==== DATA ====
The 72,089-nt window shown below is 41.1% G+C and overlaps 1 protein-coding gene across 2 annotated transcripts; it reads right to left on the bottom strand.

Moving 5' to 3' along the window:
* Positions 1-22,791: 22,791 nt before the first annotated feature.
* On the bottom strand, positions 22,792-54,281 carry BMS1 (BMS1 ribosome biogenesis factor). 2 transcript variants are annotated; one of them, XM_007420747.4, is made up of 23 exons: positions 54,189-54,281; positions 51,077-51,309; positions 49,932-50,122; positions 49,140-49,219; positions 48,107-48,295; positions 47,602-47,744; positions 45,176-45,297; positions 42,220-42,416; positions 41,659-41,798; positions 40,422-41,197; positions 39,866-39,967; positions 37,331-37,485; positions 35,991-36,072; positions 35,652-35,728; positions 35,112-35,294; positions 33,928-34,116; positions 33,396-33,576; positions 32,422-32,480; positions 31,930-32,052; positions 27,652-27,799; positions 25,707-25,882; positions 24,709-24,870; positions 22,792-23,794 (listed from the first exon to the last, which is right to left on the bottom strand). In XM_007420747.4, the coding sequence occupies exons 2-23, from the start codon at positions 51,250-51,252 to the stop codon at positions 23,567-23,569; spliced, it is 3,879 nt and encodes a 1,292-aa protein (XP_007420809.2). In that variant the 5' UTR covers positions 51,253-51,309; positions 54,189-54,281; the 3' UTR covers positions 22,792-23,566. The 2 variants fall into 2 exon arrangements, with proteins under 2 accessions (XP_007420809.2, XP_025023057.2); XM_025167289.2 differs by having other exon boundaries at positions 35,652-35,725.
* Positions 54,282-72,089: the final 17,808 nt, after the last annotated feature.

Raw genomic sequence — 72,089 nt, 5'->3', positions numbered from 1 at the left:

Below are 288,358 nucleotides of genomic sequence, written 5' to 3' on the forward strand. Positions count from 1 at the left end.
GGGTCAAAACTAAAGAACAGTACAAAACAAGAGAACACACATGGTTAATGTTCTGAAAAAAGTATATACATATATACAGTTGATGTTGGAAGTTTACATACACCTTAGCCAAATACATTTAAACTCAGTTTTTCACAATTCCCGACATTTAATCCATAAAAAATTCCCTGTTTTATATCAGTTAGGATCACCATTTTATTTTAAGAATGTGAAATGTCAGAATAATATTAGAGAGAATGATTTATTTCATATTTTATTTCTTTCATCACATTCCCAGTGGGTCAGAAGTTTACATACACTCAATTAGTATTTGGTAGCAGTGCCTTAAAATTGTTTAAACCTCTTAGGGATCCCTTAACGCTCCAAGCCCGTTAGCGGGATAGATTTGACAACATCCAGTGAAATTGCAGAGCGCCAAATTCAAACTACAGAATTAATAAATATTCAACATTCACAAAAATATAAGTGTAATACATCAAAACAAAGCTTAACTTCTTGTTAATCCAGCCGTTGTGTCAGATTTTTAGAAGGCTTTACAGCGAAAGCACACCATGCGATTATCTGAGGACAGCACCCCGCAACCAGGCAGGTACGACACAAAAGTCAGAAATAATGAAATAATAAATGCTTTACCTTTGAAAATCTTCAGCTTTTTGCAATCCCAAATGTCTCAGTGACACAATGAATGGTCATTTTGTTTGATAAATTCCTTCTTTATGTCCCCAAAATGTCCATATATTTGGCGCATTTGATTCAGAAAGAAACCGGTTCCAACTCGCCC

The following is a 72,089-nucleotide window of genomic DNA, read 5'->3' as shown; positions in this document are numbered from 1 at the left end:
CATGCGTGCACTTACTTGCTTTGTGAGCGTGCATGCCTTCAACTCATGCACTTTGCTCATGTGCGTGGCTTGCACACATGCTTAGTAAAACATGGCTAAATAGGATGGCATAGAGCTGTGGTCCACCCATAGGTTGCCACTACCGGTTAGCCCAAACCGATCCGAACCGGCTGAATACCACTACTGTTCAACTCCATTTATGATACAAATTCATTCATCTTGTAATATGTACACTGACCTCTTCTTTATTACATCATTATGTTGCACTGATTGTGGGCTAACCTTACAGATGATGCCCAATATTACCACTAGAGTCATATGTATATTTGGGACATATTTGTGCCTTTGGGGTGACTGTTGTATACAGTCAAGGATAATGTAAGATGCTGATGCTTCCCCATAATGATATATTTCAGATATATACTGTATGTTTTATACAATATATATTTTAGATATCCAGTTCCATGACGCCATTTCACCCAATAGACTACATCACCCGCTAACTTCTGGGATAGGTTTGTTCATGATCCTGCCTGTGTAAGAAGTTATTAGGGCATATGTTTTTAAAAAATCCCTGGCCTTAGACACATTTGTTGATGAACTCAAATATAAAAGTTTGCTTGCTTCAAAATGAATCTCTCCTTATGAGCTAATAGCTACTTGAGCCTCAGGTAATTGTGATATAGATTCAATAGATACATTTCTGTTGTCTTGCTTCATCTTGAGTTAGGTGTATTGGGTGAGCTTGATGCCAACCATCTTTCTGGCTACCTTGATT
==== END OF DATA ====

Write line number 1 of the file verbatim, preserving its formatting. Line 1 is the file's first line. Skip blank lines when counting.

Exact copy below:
The 72,089-nt window shown below is 41.1% G+C and overlaps 1 protein-coding gene across 2 annotated transcripts; it reads right to left on the bottom strand.